The Tarbat Discovery Centre is a museum, as well as a learning and activity centre, dedicated to displaying and preserving the heritage of the intensely historic Tarbat peninsula.
Housed in the refurbished Old Parish Church, it is the site of the only Pictish monastic settlement excavated in Scotland to date and, as such, is of national importance. The Church is in itself an historic time line of six churches that have stood at the same location, with the remains of the crypt dating from as early as the 8th century.
The Centre displays many of the artefacts uncovered during the extensive archaeological investigations of the site along with local exhibitions, parish records, photographic archives and more.
Although the loss of sixteen vessels in the Moray Firth storm in November 1826 brought many applications for lights on Tarbat Ness or Covesea Skerries, it was the former location that was given priority.
Tarbat Ness Lighthouse was engineered by Robert Stevenson and the light was first exhibited on 26 January 1830. The lighthouse bears two distinguishing broad red bands and is 41m (134ft) high. According to local tradition, the site of the lighthouse was once a Roman fort and later used for witches' covens.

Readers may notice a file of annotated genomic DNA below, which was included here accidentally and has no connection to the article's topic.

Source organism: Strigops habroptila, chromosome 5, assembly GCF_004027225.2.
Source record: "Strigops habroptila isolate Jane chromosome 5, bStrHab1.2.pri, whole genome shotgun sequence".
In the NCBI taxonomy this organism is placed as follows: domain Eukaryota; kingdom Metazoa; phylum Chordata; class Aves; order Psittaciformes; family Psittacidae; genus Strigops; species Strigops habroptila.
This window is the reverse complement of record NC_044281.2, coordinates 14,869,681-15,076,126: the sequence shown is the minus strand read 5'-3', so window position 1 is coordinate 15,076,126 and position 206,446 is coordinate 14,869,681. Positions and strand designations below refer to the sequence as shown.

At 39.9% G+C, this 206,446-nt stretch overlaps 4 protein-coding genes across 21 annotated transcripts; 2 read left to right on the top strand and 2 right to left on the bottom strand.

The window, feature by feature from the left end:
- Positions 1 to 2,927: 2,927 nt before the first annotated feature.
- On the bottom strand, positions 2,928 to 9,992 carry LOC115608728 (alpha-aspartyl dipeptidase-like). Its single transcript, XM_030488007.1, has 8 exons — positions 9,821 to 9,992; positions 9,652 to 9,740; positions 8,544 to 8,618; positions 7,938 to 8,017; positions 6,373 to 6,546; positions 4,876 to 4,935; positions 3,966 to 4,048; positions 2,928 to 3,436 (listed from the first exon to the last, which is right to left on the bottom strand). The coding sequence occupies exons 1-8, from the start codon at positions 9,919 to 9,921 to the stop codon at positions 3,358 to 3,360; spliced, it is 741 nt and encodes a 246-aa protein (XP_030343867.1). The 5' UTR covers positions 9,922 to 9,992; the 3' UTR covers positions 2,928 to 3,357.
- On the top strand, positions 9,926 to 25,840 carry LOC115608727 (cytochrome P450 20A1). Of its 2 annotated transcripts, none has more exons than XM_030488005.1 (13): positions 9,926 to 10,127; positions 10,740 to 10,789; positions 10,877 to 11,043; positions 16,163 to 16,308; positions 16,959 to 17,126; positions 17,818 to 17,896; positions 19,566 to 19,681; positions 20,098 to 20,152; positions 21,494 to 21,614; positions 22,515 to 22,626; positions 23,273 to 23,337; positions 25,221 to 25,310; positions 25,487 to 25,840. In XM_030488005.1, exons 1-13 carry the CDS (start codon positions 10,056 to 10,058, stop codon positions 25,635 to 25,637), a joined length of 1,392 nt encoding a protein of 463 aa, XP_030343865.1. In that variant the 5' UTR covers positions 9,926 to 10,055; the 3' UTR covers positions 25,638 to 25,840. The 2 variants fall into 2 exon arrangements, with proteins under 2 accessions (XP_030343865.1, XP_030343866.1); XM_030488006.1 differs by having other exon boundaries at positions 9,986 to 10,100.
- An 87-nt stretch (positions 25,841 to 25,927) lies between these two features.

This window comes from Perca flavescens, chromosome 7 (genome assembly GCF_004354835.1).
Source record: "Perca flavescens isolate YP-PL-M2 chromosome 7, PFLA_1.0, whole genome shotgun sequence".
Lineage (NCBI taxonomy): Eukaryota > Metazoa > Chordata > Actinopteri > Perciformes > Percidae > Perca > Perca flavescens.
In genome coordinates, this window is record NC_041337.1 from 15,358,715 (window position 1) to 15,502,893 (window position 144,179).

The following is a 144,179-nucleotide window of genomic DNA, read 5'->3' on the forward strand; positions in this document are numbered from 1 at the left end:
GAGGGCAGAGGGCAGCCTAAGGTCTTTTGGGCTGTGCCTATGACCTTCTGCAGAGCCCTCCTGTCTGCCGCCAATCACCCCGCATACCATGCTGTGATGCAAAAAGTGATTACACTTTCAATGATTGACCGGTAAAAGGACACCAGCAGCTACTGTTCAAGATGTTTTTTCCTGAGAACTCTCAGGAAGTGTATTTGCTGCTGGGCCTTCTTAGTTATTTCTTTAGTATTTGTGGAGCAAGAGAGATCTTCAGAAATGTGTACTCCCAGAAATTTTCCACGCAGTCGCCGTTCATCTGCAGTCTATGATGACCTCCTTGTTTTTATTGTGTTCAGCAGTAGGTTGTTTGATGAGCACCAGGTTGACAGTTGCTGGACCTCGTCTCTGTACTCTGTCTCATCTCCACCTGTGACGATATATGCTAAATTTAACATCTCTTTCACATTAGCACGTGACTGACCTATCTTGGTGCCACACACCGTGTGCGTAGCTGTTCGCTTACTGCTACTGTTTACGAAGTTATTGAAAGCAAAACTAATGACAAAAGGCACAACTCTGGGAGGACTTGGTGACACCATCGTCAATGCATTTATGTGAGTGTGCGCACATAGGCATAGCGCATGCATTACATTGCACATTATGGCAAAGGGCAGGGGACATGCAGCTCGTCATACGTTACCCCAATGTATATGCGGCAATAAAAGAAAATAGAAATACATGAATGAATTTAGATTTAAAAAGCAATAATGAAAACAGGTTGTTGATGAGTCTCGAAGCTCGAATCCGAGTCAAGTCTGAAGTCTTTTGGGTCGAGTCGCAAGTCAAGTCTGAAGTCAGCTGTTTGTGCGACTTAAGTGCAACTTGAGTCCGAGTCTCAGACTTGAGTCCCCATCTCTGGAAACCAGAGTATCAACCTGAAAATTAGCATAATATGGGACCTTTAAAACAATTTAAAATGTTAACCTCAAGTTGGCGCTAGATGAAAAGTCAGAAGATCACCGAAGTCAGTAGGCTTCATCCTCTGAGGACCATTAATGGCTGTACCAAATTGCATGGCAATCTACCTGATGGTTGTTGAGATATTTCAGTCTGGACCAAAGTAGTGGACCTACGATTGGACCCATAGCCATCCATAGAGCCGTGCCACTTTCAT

Tarbat Ness is a place of special interest for the observation of migratory birds, and seals and dolphins can also be spotted from the headland. There is an interesting walk around the peninsula from the village of Portmahomack.
Portmahomack has a small harbour and a broad, sandy blue-flag beach, edged at low water with rock pools and with natural barriers at both ends. Its idyllic location makes it popular with leisure crafts. Portmahomack lies inside the Moray Firth Special Area of Conservation and if you’re very lucky you might spot a dolphin or two playing out in the bay
The village also boasts a nine-hole golf course with a Cafe and bar that welcomes visitors, several places to eat such as the Carnegie Cafe, The Caledonian Bistro, and a village shop and Post Office.
Portmahomack features a fine cast iron fountain by the harbour (dated 1877) which commemorates, in Gaelic and English, the introduction of ‘gravitation water’ (piped water) to the village.
Just outside Carnegie Hall, Portmahomack's community hall, you'll find the recently refurbished St Colman’s Well, named after St Cholmaig (or St Colman). Portmahomack is known in Gaelic as ‘Port mo Chalmaig’ or St Colman’s Port.
Tarbat Discovery Centre
Tarbat Ness Lighthouse
Beach & Harbour
Fountain & Well